Following the excitement being generated about Facebook potentially going public with a $100 billion IPO some point within the next year, Pandora, an Internet radio company that boasts in excess of 90 million registered users, is expected to go live with an IPO on Wednesday.
Shares were priced at $16 a share, a tally that raises $234.9 million for Pandora, according to Ben Parr of Mashable. To quote:
The price is well above its target price range of $10-$12, which itself was a 43% increase over its original $7-$9 target price. At $16 per share, Pandora will raise $234.9 million. The company will sell 14.7 million shares during its IPO, with the sale of an additional 2.2 million shares possible.
While news to many, Pandora's IPO is a clear signal that Internet-based companies are increasingly being painted in a favorable light by public buyers. Yandex (symbol YNDX), Russia's most popular search engine, went public in the United States last month with an IPO which introduced shares priced between $24-$25 a share. The company has been profitable since 2002, which spells one of the clear differences between Pandora and other Internet company-based IPOs: Pandora has yet to turn a profit, in the red by $1.8 million in 2010.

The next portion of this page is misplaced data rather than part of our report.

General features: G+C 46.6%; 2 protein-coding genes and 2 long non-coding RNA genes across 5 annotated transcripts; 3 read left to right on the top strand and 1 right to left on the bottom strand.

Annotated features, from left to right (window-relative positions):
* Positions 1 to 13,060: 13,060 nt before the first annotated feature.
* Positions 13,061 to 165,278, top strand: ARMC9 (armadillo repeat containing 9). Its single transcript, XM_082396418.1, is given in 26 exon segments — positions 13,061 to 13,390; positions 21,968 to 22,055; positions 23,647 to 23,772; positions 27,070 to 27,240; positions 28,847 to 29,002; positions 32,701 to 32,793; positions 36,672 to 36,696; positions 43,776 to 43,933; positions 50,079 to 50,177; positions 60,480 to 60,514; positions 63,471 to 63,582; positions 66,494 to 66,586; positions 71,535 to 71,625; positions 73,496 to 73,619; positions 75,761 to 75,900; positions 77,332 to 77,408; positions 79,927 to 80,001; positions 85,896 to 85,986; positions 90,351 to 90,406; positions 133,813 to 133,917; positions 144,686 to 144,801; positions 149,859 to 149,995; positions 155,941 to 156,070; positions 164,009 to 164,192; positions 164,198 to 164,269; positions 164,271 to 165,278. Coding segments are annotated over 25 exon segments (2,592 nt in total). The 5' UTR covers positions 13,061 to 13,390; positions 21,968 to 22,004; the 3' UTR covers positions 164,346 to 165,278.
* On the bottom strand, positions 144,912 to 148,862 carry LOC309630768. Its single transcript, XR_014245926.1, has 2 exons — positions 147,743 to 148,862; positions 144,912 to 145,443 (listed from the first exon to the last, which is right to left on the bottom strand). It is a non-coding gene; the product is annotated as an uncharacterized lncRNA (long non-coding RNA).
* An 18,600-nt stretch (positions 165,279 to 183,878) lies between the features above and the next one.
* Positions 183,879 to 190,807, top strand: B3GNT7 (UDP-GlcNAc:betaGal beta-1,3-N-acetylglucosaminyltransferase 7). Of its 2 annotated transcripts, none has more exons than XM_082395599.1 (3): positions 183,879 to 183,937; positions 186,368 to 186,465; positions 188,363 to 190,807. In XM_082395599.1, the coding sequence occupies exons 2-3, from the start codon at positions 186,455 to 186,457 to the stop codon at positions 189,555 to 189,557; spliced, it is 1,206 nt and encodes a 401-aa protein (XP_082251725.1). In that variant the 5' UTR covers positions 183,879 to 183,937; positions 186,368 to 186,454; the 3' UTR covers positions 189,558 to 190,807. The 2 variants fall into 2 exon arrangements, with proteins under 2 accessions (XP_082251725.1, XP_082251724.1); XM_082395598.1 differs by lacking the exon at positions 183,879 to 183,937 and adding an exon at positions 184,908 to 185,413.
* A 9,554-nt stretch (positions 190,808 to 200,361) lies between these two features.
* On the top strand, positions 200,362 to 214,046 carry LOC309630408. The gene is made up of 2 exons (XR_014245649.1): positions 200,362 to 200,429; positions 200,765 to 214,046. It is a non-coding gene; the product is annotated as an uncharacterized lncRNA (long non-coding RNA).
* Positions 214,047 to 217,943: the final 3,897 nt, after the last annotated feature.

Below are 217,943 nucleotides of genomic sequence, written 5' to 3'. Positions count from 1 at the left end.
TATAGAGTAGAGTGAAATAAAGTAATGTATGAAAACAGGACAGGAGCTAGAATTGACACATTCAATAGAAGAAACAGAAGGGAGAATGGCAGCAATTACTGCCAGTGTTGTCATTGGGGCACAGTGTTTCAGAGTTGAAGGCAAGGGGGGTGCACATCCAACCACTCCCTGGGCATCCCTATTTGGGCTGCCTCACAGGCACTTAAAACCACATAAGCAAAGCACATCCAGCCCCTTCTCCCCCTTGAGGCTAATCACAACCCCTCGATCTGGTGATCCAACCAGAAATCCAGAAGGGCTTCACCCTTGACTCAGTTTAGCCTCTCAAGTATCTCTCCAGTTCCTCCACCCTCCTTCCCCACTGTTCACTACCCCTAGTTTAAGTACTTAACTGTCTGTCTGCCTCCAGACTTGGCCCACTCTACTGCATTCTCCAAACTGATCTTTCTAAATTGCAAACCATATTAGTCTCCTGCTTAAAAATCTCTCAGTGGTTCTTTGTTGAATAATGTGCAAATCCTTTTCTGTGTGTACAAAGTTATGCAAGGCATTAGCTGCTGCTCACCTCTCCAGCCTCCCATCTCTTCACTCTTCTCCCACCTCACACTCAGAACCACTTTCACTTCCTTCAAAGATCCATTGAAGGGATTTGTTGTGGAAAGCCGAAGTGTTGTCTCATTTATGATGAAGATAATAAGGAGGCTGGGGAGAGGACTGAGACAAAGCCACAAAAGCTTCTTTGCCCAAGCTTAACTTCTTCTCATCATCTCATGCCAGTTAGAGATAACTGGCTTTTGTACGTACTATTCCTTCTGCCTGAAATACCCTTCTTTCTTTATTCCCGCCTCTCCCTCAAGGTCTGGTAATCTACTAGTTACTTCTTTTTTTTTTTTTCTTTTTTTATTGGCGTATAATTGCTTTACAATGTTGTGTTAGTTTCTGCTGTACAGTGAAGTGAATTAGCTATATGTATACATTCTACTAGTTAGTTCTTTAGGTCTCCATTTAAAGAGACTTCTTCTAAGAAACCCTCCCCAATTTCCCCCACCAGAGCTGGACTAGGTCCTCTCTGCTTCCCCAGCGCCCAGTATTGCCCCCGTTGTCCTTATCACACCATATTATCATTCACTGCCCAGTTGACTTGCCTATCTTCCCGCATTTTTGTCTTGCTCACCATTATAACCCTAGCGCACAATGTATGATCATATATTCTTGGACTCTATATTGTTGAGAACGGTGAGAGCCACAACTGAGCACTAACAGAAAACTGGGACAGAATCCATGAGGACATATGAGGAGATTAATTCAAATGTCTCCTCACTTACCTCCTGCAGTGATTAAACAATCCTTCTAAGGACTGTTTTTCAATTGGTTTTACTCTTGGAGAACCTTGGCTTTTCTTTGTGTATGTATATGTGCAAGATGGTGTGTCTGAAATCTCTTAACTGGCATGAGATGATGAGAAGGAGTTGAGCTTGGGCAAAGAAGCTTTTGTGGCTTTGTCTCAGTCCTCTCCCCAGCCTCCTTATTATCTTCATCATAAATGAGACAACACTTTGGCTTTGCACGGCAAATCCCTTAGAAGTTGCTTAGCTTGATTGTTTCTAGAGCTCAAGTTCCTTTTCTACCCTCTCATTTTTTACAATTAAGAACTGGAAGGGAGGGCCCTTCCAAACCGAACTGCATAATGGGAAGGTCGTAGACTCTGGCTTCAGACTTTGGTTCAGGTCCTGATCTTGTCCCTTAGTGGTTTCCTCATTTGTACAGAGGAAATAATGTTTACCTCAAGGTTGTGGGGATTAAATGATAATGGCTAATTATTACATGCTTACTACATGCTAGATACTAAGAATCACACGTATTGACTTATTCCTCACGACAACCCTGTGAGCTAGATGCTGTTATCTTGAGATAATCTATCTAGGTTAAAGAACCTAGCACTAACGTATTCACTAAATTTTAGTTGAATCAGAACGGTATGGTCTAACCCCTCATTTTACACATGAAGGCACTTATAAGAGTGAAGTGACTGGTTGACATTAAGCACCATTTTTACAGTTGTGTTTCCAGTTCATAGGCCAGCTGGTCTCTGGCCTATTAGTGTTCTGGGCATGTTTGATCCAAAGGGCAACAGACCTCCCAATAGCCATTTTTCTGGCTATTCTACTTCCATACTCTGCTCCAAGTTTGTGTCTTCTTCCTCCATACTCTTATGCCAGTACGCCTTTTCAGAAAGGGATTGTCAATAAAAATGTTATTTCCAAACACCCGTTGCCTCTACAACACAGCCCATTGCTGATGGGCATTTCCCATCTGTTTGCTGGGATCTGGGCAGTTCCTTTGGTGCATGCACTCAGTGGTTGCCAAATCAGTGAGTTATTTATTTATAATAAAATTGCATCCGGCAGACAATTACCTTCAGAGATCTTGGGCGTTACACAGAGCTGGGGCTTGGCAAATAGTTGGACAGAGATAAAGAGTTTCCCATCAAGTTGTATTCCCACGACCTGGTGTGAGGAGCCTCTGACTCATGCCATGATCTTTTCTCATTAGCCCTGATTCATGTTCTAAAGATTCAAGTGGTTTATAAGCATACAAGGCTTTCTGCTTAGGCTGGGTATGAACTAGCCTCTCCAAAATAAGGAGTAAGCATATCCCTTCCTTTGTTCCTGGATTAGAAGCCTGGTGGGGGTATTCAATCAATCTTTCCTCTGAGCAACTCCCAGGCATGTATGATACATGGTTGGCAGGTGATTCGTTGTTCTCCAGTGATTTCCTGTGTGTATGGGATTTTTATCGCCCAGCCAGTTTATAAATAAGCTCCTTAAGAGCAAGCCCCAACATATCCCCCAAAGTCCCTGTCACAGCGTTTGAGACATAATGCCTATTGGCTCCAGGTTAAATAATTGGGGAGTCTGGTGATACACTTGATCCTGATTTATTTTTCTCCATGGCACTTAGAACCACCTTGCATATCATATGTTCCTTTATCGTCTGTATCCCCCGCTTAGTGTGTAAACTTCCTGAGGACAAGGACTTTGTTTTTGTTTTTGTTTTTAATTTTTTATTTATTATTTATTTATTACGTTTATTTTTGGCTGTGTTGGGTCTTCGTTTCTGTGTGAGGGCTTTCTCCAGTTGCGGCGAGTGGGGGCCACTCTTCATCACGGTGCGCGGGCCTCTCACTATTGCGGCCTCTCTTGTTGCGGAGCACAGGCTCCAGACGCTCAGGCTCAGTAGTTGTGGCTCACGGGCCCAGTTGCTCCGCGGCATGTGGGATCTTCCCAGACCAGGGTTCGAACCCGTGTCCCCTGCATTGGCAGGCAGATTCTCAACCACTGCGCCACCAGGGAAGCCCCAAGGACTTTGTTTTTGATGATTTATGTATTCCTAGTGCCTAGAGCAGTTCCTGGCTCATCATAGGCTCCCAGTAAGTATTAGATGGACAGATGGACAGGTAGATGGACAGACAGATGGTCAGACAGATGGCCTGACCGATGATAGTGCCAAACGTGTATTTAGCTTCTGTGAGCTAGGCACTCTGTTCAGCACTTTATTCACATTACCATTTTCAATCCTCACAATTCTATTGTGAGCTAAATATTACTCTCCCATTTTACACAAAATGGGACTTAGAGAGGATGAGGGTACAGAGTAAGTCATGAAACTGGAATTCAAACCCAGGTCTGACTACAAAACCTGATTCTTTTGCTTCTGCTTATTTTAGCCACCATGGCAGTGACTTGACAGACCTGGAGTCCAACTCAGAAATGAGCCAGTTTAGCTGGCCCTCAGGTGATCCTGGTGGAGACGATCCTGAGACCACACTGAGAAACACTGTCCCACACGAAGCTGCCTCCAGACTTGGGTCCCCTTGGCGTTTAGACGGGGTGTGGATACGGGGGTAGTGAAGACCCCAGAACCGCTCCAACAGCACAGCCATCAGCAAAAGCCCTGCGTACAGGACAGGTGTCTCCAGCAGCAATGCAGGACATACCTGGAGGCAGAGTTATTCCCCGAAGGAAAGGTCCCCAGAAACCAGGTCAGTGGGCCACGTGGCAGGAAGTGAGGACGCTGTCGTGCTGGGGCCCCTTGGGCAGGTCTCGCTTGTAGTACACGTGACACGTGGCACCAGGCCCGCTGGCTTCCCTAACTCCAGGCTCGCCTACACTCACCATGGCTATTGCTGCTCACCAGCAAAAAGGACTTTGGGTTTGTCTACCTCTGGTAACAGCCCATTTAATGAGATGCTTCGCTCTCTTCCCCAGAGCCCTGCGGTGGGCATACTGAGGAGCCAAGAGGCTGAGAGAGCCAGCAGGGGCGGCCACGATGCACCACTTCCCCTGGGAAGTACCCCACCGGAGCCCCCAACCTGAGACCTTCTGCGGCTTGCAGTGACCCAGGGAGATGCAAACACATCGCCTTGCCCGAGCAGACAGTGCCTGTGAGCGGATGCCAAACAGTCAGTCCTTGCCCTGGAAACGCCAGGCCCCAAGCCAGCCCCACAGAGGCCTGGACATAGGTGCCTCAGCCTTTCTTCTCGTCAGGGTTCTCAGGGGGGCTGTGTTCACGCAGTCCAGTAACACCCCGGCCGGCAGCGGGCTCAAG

LinkedIn went public earlier in the year with great turnout, and now, Internet gaming company Zynga is rumored to be preparing an IPO. Likewise, Groupon has been in the news lately with the IPO they have filed.
All of this Internet-based company IPO action makes it crystal clear: these companies are big players, and they're here to stay.
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